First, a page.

Update 2021-10-26: looks like
pam_tally2.sowas dropped in
pamv1.4.0 so the next step must be ignored (tally configuration).
/etc/pam.d/system-login file and edit --or comment-- the
pam_tally2.so line changing that for the line shown in the next listing.
auth required pam_tally2.so deny=6 unlock_time=600 onerr=fail file=/var/log/tallylog
Finally, edit the
/etc/pam.d/su file to restrict the
su access to members of the wheel group. Uncomment or add the next line.
auth required pam_wheel.so use_uid
It worth saying that the file
/etc/login.defs overrides any settings defined by PAM, but in my case, it is pretty well configured, so there was no need to change it. Also, remember that a time out must be set so the shell will log off when inactive. This configuration is implemented in my dotfiles for Bash and Zsh.
Since PAM drastically changes the login process, any mistake can make the system useless. I recommend testing the system after making these changes because we are going to block root access in the next steps.
To audit login errors from a given user, use the command below. If this user is blocked, you can release it by appending a
--reset option in the same command.
Update 2021-10-06: since tally was dropped from
pam, the command below is not present in Arch anymore.
Warning: if everything goes wrong, you will want to boot your system in recue mode to fix the things, so be sure you know how to do it.
Since the root user will be disabled and the
su command too, the only way to perform administrative tasks will be using Sudo, so it must be properly configured. It is highly recommended to use the command
visudo to perform all changes and it requires that the environmental variable
EDITOR is configured --see my dotfiles to learn how to do it.
Having everything set, run the command
visudo and start by locating the aliases section. Create aliases like those in the next listing, be known that these commands will be executed by all users in the
wheels groups without having to type any passwords.
Cmnd_Alias UPDATE = /usr/bin/pacman -Syu
Find the 'Defaults' section and add the next lines. Here we are allowing logins from real TTYs even for remote access, so if you use SSH, remember to add the
-t option to get in the system.
Defaults env_reset Defaults secure_path="/usr/local/sbin:/usr/local/bin:/usr/sbin:/usr/bin:/sbin:/bin" Defaults requiretty Defaults use_pty Defaults umask=0022 Defaults umask_override
Finally, a couple of lines below the definitions for the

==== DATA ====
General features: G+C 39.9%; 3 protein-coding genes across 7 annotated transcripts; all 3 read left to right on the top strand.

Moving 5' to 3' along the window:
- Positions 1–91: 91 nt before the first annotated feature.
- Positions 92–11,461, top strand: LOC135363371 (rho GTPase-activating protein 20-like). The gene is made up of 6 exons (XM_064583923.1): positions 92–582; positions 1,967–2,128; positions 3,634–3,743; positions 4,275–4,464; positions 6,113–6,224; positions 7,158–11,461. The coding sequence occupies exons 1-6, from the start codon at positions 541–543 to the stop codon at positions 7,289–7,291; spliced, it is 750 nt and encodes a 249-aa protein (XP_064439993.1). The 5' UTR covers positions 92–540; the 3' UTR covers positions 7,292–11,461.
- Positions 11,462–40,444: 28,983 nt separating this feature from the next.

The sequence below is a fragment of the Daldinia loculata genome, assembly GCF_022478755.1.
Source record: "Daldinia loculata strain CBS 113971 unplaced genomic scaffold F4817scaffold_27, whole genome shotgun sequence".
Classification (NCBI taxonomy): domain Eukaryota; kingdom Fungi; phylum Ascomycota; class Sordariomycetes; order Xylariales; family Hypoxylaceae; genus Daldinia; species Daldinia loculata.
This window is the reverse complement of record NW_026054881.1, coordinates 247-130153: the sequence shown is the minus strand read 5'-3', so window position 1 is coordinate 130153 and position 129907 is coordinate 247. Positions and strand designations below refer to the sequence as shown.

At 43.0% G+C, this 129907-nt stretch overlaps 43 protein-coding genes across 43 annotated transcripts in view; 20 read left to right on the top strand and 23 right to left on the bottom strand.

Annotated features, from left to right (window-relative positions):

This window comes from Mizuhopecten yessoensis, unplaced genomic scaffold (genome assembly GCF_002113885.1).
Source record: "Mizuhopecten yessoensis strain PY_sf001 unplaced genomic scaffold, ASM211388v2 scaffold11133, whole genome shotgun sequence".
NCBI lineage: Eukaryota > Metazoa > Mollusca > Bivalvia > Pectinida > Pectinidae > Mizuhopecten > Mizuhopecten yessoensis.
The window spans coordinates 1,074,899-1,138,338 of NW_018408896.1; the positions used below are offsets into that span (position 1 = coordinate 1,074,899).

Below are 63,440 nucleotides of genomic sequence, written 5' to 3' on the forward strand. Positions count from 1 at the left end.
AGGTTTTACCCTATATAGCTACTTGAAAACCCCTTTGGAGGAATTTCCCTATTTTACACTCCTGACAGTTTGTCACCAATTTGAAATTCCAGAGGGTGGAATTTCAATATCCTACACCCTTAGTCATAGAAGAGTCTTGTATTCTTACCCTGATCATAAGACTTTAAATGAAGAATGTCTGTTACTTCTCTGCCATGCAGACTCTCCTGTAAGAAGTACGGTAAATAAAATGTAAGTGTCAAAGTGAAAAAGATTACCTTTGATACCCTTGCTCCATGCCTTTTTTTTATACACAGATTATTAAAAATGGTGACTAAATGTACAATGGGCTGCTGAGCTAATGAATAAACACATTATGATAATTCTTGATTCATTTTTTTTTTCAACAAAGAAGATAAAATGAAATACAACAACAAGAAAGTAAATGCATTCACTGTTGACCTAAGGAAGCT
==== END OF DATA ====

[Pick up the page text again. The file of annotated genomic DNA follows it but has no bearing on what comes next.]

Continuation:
wheels group are set. Add the line below to allow the execution of the defined aliases by the members of this group.
%wheel ALL=(ALL) NOPASSWD: UPDATE
We are already at the final lap and now we want to guarantee that the packages are retrieved using a secure protocol --HTTPS. You can manually edit the file
/etc/pacman.d/mirrorlist to achieve it or you can use Arch's mirrorlist generator to create a list and then, edit it at your own will.
Next, you should review all installed packages and remove unnecessary ones. Then just make sure your system is up-to-date. To learn more about
pacman, read its official guide.
pacman -Qq # lists of all installed packages pacman -Rs # removes the package and unused dependencies pacman -Syu # upgrades all packages
Now it is time to disable the root login --next command-- and reboot the system. If you need to change this in the future, type the second command.
passwd -l root # disable root login sudo passwd -u root # enable root login
Be responsible when using all users with Sudo powers. Despite the fact there is no root anymore, this user must be considered the system administrator, so any malware or misuse can deeply affect the security of the OS.
Finally, remember that security is made by many aspects and this guide covered only the technology one. You should be aware of taking prudent actions in the day-by-day tasks, as well as following best practices to avoid any problems.
After rebooting your system you should be more secure and ready to rock!
Since Arch uses systemd, the equivalent to single-user mode is the rescue mode and to use it, in the GRUB menu select the appropriate kernel image --a.k.a. menu option-- and press
e. If you protected this menu as shown in this text --hope you did!--, you will have to type the user and password previously defined.
In the next screen, find the kernel configuration line --the one that starts with
linux /vmlinuz-linux root=.... Append the string in the next listing at the end of this line, then press
control-x to boot the system. You will still have to type the password to decrypt the disk if using full disk encryption and the root password so the system will launch a shell for maintenance.